Check the service history to see if the van is due its 'B' service (every third service is a 'B' service). If you find this is due, then try to reduce the price. Also make sure that the service warning light on the dashboard goes out when the engine is running. Servicing on the Crafter is variable; however, the light can come on as early as 9,000 miles for heavily used vehicles. Look underneath the van and check for oil on the floor or around the differential. Should there be any, it may be a sign of a fault with the diff. If this is the case, and the van's warranty still stands, Volkswagen may replace the part for free. If not, get the vehicle inspected by a qualified mechanic and look for a price reduction.

Replacement Parts

(approx based on a 2011 Crafter 2.0 TDI 114bhp - Ex Vat) An air filter is priced in the £10 to £14, though you could pay up to around £82 for a pricier brand. An oil filter also costs in the £5 to £6 bracket. Brake pads sit in the £25 bracket for a set, though you could pay in the £40 to £47 bracket for a pricier brand. Brake discs cost in the £50 to £55 bracket. Try not to damage the headlamps; a replacement unit costs around £100; a replacement rear lamp could cost the best part of £115. A water pump is around £62. A radiator will cost around £125. A fuel filter costs in the £25 to £30 bracket, while a shock absorber costs in the £55 bracket, though you could pay £125 to £150 for pricier brands.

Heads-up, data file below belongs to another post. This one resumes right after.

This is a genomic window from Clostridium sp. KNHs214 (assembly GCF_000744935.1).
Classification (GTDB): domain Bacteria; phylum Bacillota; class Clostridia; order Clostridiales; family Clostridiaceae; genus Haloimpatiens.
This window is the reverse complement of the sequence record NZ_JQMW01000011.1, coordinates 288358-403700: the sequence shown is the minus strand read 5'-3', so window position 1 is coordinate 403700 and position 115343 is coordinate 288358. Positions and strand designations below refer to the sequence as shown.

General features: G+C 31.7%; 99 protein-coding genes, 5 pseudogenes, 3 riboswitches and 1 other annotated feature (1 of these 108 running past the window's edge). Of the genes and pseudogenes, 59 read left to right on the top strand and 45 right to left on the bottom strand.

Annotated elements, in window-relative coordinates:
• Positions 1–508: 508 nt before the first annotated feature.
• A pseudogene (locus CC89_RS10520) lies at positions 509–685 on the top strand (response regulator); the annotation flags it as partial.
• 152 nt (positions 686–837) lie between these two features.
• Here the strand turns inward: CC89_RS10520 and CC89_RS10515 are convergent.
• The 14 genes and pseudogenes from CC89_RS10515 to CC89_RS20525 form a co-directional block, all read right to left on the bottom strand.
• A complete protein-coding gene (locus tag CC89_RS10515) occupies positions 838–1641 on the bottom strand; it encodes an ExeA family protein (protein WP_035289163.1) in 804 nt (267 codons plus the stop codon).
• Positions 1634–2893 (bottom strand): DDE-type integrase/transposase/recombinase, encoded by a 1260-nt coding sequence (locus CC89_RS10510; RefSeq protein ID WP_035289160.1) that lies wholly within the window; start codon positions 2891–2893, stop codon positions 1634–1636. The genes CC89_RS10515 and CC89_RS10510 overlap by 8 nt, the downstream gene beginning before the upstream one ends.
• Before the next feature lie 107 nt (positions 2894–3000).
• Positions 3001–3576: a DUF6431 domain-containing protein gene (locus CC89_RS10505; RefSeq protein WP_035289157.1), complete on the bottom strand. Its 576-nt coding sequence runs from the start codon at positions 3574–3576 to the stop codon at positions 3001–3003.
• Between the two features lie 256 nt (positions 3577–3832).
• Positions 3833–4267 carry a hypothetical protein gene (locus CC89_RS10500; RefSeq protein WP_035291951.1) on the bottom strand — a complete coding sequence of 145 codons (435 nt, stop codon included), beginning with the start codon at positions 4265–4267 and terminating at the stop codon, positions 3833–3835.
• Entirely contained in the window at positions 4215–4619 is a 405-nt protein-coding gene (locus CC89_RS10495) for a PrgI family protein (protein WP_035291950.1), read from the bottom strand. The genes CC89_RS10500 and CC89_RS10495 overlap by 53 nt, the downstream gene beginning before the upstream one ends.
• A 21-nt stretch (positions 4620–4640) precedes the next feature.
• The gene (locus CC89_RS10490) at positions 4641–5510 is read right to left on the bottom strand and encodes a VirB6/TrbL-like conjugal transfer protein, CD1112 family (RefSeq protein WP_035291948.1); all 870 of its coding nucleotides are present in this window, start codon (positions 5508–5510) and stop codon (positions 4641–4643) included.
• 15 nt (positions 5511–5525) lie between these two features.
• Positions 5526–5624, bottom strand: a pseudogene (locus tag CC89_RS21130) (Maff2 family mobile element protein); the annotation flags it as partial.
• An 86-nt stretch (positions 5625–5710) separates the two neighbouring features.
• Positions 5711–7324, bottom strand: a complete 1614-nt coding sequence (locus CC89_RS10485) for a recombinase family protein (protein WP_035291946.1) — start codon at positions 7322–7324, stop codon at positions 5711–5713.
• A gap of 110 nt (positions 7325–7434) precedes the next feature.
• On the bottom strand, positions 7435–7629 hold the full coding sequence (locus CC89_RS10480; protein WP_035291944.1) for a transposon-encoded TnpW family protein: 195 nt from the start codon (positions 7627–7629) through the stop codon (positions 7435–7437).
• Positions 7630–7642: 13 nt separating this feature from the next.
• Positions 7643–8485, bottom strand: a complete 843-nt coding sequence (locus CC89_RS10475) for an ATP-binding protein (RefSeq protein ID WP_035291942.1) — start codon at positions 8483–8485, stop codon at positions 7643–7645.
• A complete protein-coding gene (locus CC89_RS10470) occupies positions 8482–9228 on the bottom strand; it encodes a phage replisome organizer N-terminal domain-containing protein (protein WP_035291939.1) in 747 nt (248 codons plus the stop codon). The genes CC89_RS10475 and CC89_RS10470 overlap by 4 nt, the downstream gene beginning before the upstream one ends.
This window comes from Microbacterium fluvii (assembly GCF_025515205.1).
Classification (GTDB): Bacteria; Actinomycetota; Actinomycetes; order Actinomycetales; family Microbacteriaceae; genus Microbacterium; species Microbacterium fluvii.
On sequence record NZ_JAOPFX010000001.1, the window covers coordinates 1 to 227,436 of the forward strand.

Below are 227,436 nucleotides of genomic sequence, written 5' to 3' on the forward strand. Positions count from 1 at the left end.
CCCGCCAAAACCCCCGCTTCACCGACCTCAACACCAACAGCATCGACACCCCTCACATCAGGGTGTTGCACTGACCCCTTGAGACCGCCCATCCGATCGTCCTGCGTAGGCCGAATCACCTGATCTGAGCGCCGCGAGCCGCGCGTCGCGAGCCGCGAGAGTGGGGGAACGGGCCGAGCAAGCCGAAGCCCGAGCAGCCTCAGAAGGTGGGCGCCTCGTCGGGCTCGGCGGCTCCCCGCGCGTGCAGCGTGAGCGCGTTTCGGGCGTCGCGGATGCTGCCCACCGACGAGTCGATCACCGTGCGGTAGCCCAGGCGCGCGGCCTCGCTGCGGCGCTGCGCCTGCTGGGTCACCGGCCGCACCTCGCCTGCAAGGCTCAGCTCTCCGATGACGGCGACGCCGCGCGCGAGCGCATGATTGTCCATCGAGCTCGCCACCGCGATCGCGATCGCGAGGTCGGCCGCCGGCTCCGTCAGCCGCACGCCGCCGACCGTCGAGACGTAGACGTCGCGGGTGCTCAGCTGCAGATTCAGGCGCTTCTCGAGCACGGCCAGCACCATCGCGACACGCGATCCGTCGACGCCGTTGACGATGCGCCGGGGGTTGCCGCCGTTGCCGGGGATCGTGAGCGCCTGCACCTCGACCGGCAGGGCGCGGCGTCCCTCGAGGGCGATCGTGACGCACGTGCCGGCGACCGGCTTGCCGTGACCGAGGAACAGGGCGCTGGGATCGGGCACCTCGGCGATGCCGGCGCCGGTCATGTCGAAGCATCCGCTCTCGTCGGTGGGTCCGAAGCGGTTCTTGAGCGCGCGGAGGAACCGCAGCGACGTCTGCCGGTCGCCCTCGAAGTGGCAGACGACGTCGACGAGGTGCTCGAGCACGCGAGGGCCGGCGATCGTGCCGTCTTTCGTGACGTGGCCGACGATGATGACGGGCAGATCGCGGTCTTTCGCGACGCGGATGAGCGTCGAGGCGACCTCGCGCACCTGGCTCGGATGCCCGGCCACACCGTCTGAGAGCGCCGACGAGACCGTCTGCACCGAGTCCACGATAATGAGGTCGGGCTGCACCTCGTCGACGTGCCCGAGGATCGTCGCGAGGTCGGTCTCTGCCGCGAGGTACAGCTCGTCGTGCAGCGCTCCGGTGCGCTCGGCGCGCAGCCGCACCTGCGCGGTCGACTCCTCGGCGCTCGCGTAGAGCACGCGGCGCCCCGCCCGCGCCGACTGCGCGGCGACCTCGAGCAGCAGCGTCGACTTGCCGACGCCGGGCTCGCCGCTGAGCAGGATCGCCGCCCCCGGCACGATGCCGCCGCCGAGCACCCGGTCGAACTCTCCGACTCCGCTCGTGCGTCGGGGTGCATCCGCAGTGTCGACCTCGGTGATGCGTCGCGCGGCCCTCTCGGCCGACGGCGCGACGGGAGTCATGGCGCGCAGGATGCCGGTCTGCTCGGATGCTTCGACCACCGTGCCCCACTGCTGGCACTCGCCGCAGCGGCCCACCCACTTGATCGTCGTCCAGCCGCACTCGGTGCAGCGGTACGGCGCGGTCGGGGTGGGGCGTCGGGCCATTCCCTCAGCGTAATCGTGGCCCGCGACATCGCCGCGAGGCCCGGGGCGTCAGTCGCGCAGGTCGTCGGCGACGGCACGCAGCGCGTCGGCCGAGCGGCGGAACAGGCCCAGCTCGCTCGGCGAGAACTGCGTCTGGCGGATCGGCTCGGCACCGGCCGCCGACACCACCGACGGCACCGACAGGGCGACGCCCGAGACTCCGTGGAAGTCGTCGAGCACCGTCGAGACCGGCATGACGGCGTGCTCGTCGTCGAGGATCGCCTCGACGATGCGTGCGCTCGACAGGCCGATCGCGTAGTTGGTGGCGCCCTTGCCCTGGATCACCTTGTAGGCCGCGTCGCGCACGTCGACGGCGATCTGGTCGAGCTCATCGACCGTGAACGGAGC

On the Road

Once you settle into driving a large van like this, it's a very commanding experience. You sit high up in quite a car-like position thanks to the upright steering wheel, enjoying a supportive seat that's equipped with an armrest to prop a weary elbow on over longer trips. A pity then, that the original Crafter's engine, a five cylinder 2.5-litre diesel, was so relatively ponderous. That's not the case so much with the post-2011 2.0 TDI model we'd recommend you try and stretch to.

This facelifted model used the same 2.0-litre TDI diesel you'll find in Volkswagen's other LCVs - the Caddy, the Transporter and the Amarok pick-up. Here though, there was a much wider choice of tune, with pokey 109, 136, 143 and 163PS powerplants that'll get you and your load where you need to be with deceptive speed. The extra pulling power of this unit is something that operators familiar with the old version will notice in the first half a mile of use.